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Chiropractic Care "Delisted" in Ontario

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Section: Health Geography: Ontario ottawa

January 14, 2005

Chiropractic Care "Delisted" in Ontario

by Tanya Rakhmilevich

Beginning on December 1st, 2004, chiropractic care will be taken off of the Ontario Health Insurance Plan, leaving patients with substantial bills to pay.

According to the Canadian Paediatric Society (CPS), chiropractic care was established in 1895, in a time when patients were looking for an alternative to potentially harmful drugs. The main purpose of chiropractic is to improve overall health by adjusting the spine and using other natural methods such as specialized diets and stretching techniques to stimulate the body's natural healing power by way of the nervous system. This practice has become widely used since then, with about 5000 chiropractors currently licensed in Canada. Over 4000 chiropractic students in Canada graduate every year, and this number continues to increase annually.

To understand more about the possible effects of these recent developments, I spoke to Dr. Daniel Komesch, a chiropractor who practices in Ottawa and serves as the chiropractor for the University of Ottawa's football team.

Tanya Rakhmilevich: What are some of the most important benefits of chiropractic care?

Daniel Komesch: The most important benefit of chiropractic care is that it keeps people healthy and maintains long-term health. Chiropractic care deals with the muscular and skeletal systems, concentrating on the lower back area, lumbar cervical area and the neck. The neuromuscular system is also a main focus of ours, dealing with headaches, leg pain, hip pain, and nerve involvement with the ribs. Difficulties with nerves in the rib area can cause trouble breathing, trouble sleeping, and chest pain. The main factor is that it is a beneficial service to people of all ages, especially the elderly.

Can you sum up the basic principles of chiropractic care and how they work?

There are certain nerve endings that extend from the spine to the arms, legs, hands, feet, and all over the body. A body part, such as the arm, is mapped out into sections, with corresponding vertebrae relating to each section. For example, if a person has numbness in their fingers, it may be because of a problem with a nerve in their neck vertebrae. The specific vertebra of the neck that corresponds to the fingers is then adjusted to alleviate the numbness.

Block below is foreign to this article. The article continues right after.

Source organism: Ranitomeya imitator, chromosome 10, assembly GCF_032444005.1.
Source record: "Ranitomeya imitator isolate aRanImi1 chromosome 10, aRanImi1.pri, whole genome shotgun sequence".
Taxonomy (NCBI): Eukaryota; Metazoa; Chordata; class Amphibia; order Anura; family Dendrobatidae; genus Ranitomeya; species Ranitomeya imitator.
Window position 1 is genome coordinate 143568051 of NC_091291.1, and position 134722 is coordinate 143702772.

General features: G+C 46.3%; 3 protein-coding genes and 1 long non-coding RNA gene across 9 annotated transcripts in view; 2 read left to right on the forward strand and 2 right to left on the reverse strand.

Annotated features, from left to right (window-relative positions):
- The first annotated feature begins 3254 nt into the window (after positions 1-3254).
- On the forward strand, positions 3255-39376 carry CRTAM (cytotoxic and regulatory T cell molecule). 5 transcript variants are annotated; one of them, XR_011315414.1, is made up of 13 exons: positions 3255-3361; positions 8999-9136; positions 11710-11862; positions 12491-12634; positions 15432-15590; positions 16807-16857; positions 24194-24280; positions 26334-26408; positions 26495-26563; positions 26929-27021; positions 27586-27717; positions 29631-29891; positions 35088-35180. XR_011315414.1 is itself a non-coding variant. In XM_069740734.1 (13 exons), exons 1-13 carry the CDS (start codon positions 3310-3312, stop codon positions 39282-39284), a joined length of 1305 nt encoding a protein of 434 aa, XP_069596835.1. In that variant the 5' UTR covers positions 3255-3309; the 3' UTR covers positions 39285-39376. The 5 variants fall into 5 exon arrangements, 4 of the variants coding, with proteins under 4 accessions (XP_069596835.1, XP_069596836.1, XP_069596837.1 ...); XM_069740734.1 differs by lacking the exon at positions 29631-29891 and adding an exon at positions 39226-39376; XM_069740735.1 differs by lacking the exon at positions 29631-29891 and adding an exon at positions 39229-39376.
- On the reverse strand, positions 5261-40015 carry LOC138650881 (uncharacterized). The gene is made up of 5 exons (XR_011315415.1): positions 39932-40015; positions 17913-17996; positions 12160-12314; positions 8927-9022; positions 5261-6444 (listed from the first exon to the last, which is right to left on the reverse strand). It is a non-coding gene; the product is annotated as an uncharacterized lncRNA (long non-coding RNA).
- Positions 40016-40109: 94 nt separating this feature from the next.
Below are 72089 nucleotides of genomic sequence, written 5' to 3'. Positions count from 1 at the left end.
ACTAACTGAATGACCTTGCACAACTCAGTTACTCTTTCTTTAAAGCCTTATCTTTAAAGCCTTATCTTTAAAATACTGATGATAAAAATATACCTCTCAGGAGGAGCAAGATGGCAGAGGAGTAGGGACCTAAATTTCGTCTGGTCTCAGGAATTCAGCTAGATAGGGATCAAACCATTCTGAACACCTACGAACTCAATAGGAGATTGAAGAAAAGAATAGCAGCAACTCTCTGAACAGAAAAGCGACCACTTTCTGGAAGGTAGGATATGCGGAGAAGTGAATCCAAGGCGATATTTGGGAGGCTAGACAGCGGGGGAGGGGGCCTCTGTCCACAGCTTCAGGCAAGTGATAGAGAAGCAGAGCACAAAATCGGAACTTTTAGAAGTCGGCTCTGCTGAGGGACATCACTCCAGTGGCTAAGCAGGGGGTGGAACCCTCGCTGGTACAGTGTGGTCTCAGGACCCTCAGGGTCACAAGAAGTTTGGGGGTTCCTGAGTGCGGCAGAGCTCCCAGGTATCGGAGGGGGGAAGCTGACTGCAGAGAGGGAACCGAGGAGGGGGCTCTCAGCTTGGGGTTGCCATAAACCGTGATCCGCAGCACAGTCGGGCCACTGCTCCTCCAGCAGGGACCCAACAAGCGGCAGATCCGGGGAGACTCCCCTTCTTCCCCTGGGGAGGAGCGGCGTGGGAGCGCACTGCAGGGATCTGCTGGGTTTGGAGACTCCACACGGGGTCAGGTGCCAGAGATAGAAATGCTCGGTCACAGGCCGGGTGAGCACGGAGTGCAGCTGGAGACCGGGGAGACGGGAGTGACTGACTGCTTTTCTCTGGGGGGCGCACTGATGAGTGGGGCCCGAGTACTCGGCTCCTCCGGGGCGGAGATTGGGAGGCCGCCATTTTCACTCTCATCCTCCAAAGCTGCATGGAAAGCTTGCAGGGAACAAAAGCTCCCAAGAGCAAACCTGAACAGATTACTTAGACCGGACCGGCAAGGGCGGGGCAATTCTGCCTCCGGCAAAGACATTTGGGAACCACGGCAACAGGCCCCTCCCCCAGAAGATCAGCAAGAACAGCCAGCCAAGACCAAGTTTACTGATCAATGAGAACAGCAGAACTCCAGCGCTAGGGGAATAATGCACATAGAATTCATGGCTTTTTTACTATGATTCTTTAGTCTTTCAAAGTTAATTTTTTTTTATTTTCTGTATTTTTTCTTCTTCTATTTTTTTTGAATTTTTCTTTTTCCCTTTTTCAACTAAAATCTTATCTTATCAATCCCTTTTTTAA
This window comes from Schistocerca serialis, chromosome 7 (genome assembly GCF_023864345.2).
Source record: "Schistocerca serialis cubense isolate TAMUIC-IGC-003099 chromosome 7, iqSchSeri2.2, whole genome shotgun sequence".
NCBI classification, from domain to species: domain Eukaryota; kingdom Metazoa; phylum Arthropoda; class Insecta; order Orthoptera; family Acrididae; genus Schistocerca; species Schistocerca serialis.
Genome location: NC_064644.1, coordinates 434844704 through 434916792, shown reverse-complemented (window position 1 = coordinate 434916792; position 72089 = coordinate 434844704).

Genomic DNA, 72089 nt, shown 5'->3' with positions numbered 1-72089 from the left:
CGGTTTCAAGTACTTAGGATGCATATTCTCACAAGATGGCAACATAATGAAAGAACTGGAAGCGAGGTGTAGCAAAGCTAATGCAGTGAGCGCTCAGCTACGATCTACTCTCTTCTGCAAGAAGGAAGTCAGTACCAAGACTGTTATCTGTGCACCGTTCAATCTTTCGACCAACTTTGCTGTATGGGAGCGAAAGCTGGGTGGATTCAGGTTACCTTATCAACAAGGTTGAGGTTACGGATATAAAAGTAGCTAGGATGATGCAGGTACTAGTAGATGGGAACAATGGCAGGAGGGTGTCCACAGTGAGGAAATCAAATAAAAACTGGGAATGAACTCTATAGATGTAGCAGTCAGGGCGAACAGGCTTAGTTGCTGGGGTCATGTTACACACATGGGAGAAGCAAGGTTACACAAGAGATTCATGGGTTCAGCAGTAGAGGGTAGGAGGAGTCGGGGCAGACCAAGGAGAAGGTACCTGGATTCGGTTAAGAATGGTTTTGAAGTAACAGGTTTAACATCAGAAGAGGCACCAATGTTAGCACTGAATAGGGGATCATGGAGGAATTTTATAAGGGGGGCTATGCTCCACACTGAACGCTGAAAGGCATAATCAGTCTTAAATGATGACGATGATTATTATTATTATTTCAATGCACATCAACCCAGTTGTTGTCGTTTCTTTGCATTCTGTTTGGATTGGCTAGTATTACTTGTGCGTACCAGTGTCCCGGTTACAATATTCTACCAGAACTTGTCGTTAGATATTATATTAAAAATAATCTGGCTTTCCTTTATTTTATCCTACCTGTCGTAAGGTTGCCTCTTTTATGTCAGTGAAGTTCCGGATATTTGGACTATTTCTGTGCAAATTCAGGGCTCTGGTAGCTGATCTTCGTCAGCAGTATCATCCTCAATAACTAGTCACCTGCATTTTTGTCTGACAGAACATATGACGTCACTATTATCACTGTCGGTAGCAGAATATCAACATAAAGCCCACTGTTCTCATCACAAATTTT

Is chiropractic care ever necessary in an emergency situation?

Absolutely. For example, I once had a patient with extreme pain in his leg. The patient could hardly stand, was unable to walk, couldn't sleep, and was in excruciating pain. This turned out to be a problem in the lower back area. In this case, chiropractic proved itself as a great healing force.

How will chiropractic care being removed from OHIP affect you and your practice?

My biggest concern with the OHIP 'delisting' is the chiropractic patients, because they are the ones who are going to suffer. People, especially the elderly and people on welfare, have had comfort from chiropractic, and with the 'delisting', they will no longer have that comfort. The number of people every year who see family doctors is estimated to increase from 558,000 to 1.2 million when the 'delisting' goes into effect on December 1st. The number of people going to emergency rooms will increase from 382,000 to 764,000. This will result in delayed access to necessary care for many people, and will be a lot for the hospitals to handle.

What is your personal reaction to the OHIP's decision?

My reaction is that this is a situation where the government must understand that chiropractic is a service that still awards a 1.6% decrease in total annual health costs at the plan level. In Ontario alone, it saves the government $480M [annually]. Right now, $100M is paid out [yearly] to chiropractic services by OHIP. Keeping chiropractic on the plan may not only prove to be beneficial to the patients, but reduce overall health care costs as well.

Have you noticed any trends in the past few years that seem to lead up to this decision?

In the past few years, chiropractic has become very prominent, and many people have turned to it as an alternative [to traditional medicine]. The Canadian Memorial Chiropractic College (CMCC) currently has 730 students and is growing.

If things have been going so well for chiropractic, then why do you think the government has decided to delist chiropractic services?
My impression is that the government decided that $100M per year was too much to be paying out for chiropractic, and it wanted more money to put into other services. Unfortunately, not enough research has been performed to understand the health service given by chiropractors, and the amount of money that the government has actually saved because of our work.

Is the Ontario Chiropractic Association (OCA) doing anything to protest this decision?

There have been large protests in Toronto and Ottawa, as well as a petition that has over 100,000 signatures. About 1000 people showed up at the rally in Toronto last summer, and about 700 people attended the rally in Ottawa. Since over 1.2 million patients in Ontario rely on chiropractic care, this 'delisting' will have a huge impact on a great number of people.

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The Dominion is a monthly paper published by an incipient network of independent journalists in Canada. It aims to provide accurate, critical coverage that is accountable to its readers and the subjects it tackles. Taking its name from Canada's official status as both a colony and a colonial force, the Dominion examines politics, culture and daily life with a view to understanding the exercise of power.

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